Men we know that you are not all bad and we are aware that some of you do suffer abuse too.  We need you to stand by us in this fight. Talk to your peers, to your friends, or relatives who are abusers. Tell them domestic violence is wrong. Be an example to them. Show them how a real man treats his woman. Men we cannot win this fight without you. We need you to stand by us and fight with us to end domestic violence. You can start by sharing this letter. Together let us spread awareness

How did it get this far

I close my eyes and the memories come rushing back

yours was the perfect smile. You always said the right words

that I wanted to hear. I used to welcome your warm embrace,

Now I cringe at your touch. How did it get this far?

Too many apologies, too many I forgive you

too many bruises that I have to hide

How did it get this far?

Should I Stay if he Apologizes for Hitting me?

Image result for woman in a pensive mood

Abusive men are like chameleons, you never know whether you are going or coming with them. They can be sweet one moment and violent the next. When a partner hits you, no matter how remorseful they are afterwards just know that it won’t be the last time he hits you.

Accept his apology but do not remain in the same situation where he can do it again. If he has no control of over his anger that is a red flag that you shouldn’t stay. The moment he strikes you is the moment you need to leave. Don’t give an abusive partner a second chance; just go.

Is Crime Against Women Increasing or Just Being Exposed More?

The numerous deaths of women due to domestic violence raises the question, “Are our men becoming more violent?” According to a new release by the United Nations Office on Drug and crime, 137 women worldwide are killed by partners or family members each day. Now that is alarming.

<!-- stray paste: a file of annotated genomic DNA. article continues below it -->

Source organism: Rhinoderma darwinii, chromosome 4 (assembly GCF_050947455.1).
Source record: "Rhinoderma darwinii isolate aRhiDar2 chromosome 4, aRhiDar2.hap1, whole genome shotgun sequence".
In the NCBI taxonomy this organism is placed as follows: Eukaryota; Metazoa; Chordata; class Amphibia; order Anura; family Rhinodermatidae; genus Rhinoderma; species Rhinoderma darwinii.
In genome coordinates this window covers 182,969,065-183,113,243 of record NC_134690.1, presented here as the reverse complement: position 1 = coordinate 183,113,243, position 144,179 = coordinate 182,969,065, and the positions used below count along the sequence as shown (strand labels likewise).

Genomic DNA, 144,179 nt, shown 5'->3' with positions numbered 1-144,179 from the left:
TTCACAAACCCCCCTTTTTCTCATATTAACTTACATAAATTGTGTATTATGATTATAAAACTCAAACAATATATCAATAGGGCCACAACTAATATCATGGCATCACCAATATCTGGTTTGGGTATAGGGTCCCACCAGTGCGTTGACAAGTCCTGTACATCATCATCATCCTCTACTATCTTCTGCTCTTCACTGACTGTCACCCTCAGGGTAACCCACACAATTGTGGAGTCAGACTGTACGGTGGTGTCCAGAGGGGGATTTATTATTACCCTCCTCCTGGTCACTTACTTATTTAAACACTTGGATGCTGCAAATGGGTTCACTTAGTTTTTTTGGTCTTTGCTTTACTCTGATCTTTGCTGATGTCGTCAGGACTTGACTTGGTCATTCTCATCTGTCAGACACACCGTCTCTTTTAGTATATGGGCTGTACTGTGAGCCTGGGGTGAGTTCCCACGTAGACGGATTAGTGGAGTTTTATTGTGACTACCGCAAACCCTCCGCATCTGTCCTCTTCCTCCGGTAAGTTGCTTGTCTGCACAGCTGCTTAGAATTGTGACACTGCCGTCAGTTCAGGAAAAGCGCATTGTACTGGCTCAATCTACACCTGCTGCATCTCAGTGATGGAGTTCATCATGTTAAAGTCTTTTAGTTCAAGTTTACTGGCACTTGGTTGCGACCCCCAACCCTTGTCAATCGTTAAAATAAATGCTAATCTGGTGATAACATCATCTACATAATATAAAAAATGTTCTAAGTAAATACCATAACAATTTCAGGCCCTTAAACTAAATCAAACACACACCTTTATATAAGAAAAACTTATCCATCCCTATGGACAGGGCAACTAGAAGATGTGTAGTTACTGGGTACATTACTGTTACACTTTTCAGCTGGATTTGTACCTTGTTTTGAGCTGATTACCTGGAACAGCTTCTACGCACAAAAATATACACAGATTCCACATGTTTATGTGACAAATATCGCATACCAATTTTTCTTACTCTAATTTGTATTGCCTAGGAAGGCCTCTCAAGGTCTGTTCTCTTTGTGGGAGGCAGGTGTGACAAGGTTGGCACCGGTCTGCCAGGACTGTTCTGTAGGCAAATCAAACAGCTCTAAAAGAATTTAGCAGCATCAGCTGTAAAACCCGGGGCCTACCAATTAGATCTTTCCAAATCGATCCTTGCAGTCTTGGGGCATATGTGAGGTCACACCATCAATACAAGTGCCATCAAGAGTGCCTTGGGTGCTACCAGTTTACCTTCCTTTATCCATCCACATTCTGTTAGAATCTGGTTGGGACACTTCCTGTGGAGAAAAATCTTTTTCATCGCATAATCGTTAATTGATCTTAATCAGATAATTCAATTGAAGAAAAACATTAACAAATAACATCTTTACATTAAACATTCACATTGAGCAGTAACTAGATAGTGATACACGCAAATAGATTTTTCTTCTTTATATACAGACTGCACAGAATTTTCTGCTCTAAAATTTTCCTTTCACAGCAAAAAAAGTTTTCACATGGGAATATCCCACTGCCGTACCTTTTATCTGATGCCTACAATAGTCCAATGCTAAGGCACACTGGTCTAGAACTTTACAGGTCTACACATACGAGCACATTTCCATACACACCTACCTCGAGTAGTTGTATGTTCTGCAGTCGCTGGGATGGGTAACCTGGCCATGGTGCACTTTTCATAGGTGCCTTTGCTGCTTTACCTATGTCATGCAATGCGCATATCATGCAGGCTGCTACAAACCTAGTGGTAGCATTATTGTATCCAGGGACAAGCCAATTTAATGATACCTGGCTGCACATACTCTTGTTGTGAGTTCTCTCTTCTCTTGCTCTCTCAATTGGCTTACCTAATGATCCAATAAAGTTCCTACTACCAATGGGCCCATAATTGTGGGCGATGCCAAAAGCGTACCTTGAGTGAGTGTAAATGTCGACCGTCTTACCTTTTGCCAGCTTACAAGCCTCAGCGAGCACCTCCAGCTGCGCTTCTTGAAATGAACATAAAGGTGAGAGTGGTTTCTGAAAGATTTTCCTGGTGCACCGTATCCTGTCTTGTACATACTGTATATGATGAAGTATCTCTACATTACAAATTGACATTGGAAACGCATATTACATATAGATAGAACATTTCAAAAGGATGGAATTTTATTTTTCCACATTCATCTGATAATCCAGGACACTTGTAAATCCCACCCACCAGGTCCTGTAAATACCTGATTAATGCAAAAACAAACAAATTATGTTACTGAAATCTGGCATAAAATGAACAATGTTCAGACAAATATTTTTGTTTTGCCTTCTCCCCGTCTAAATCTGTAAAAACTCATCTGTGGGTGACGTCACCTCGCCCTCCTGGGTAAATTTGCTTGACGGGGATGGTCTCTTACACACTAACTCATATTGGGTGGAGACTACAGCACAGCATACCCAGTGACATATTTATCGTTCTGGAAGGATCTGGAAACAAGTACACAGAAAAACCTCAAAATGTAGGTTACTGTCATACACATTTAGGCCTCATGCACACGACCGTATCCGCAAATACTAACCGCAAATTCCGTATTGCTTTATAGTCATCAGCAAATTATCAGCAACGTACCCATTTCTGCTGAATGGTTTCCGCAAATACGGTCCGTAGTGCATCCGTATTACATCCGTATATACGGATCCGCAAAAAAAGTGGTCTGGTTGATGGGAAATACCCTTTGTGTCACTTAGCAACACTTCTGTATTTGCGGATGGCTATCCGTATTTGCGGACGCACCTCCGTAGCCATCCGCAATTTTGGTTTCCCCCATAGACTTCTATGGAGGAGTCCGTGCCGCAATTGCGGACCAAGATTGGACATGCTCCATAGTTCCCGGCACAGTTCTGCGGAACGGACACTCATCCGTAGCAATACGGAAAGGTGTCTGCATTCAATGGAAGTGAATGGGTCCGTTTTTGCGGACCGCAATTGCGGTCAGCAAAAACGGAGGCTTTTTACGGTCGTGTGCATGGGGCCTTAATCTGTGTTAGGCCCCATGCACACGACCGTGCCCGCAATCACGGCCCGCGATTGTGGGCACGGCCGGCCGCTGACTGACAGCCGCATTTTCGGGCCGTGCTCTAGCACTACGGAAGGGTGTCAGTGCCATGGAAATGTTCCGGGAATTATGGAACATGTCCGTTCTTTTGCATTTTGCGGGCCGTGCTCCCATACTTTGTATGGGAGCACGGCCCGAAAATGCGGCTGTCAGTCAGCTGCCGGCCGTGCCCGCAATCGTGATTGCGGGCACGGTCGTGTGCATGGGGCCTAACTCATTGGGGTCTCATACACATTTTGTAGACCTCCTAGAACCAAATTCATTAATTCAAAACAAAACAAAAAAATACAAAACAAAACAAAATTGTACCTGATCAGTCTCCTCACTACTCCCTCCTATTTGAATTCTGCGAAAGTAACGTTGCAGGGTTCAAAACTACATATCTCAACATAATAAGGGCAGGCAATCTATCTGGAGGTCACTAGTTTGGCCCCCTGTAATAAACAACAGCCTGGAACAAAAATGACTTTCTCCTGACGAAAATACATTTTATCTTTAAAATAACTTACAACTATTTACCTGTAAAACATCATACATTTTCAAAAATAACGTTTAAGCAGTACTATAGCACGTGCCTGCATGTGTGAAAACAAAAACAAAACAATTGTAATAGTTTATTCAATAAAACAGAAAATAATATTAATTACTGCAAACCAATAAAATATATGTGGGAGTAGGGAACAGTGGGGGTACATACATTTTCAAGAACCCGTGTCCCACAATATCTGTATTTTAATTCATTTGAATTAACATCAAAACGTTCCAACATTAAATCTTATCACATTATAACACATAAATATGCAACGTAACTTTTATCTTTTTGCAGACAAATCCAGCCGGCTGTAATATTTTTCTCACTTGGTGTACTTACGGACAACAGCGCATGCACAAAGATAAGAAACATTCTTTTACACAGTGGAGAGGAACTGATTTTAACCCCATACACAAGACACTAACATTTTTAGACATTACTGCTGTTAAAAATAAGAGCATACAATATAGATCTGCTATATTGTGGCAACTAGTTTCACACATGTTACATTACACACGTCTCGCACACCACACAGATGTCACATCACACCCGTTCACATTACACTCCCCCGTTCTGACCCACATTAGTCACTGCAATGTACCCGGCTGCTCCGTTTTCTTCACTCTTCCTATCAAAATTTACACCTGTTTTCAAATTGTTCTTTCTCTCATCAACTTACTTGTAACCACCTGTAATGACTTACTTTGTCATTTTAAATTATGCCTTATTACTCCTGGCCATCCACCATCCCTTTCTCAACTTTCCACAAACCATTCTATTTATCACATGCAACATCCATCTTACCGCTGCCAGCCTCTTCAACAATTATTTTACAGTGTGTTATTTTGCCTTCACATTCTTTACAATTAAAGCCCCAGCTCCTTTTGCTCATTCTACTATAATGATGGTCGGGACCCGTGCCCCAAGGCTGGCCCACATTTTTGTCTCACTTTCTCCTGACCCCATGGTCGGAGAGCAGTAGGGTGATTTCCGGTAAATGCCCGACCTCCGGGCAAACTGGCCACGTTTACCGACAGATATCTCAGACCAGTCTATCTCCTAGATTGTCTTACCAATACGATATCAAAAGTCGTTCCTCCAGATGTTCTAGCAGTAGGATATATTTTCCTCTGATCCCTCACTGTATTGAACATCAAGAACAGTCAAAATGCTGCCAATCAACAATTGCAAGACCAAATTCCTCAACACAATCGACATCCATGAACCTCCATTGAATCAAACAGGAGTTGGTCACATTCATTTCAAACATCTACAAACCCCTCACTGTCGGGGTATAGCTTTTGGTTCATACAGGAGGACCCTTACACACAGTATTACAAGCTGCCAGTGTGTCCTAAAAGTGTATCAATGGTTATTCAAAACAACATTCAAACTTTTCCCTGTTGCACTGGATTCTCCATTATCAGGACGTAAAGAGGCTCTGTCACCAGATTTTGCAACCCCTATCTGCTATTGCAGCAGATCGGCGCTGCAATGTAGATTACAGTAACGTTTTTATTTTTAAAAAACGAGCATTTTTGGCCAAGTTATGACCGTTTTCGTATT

Not every case makes it to the news. In recent times there was the disappearance of Andreen McDonald in Texas. After months of futile search her remains was discovered and her husband arrested and charged with murder. We have the case of Jennifer Dulos, a mother of five from Connecticut who went missing back in May. To date her body has not been found. The most recent one that made the news was that Florida mom who went missing. Her body along with the bodies of her four children were found and her husband charged with murder.

The most horrendous story yet was that of Chris Watts, who murdered his pregnant wife and their two other children. He confessed that after his daughter Bella watched him smother her sister to death, said to him, ‘Please, Daddy, don’t do to me what you just did to CeCe.’ ” He killed her anyway. A young child pleads for her life and you still kill her. Where is the moral compass? Do men like Chris Watts deserve to live?

Domestic violence needs the attention of everyone in society. Talk about in the schools, in the workplaces, in the churches, In the prisons, in the social clubs. Talk to you brother, talk to your sister, if you know he or she is an abuser or is being abused. We must break this vicious cycle. Even if it’s uncomfortable, let’s start the conversation.